Monday, January 18, 2016

Canadian Literature for Reading Aloud: Farley Mowat

I am Canadian, but I am ashamed to say that I am not terribly familiar with Canadian literature. Of course, when I was younger I read (and re-read) Anne of Green Gables and everything else L.M. Montgomery ever wrote. I don't think I get points for that, though, because Anne is known all over the world. I also read some W.O. Mitchell as a teenager.

Maybe my husband is right to tease me for having been homeschooled. "If you had gone to public school, you would have read all these books," he would say. He would be right. My homeschool curriculum came from the USA, and so I was not introduced to the Canadian literature he was introduced to in the Canadian public school system. Even though we had a houseful of books, somehow I missed reading Canadian literature.

It's okay, though. My life is not over yet, and neither is my education. And our boys will read Canadian books and learn Canadian history.

Our first foray into Canadian literature was Farley Mowat's Owls in the Family. This also happened to be the first chapter book my husband read to all of us. (I had been on bedtime reading duty up to that point.) Part of its appeal at first was the Papa factor. For some reason, at our house Papa's reading aloud is much more wonderful than Mama's reading aloud. I don't know why this is, other than that he keeps them wanting more. He does this by abruptly stopping his reading as he nears a particularly exciting or funny part. For a moment there is silence as he silently races ahead, then his laughter begins to burst out. The children are naturally all agog to hear what he's laughing at. He keeps them waiting until he has fully enjoyed the passage himself, then he shares it with them. Our bedtime story time has never been so much fun!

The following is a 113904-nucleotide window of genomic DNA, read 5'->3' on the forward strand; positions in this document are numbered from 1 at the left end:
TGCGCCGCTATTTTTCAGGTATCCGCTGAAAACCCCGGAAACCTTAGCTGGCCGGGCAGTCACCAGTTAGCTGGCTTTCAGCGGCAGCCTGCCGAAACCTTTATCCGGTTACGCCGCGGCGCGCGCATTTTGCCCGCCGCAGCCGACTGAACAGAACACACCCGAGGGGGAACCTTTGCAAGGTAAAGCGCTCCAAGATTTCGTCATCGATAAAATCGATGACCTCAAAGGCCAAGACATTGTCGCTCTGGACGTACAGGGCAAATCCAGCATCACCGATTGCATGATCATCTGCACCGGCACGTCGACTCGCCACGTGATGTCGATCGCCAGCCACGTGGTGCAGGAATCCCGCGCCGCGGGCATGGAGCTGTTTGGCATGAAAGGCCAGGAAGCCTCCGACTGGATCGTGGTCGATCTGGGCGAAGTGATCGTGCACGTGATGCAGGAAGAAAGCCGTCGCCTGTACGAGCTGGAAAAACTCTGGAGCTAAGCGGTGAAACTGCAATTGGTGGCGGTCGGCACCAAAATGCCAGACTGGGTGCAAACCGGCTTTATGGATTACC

When my husband finished Owls in the Family, he started on The Dog Who Wouldn't Be. Both books are a creative telling of the author's childhood interaction with animals. If the stories aren't exactly how the events actually unfolded, they are at least how they could have or should have unfolded. This evening we read a chapter on various encounters with skunks that had us laughing as we anticipated the inevitable conclusion. Somehow the boy ends up tangled with a skunk in an eiderdown quilt. You can imagine what happens. And this is not the only skunk episode in his young life.

The Dog Who Wouldn't Be is almost finished, so it's time to start looking for The Boat Who Wouldn't Float.

Most of Owls in the Family and The Dog Who Wouldn't Be is set in Saskatchewan in the 1920's. You don't have to be Canadian to enjoy their humour, though. I recommend them for reading aloud to ages seven and up. For silent reading, they would probably be better for ages nine and up. I especially recommend these books for families with boys!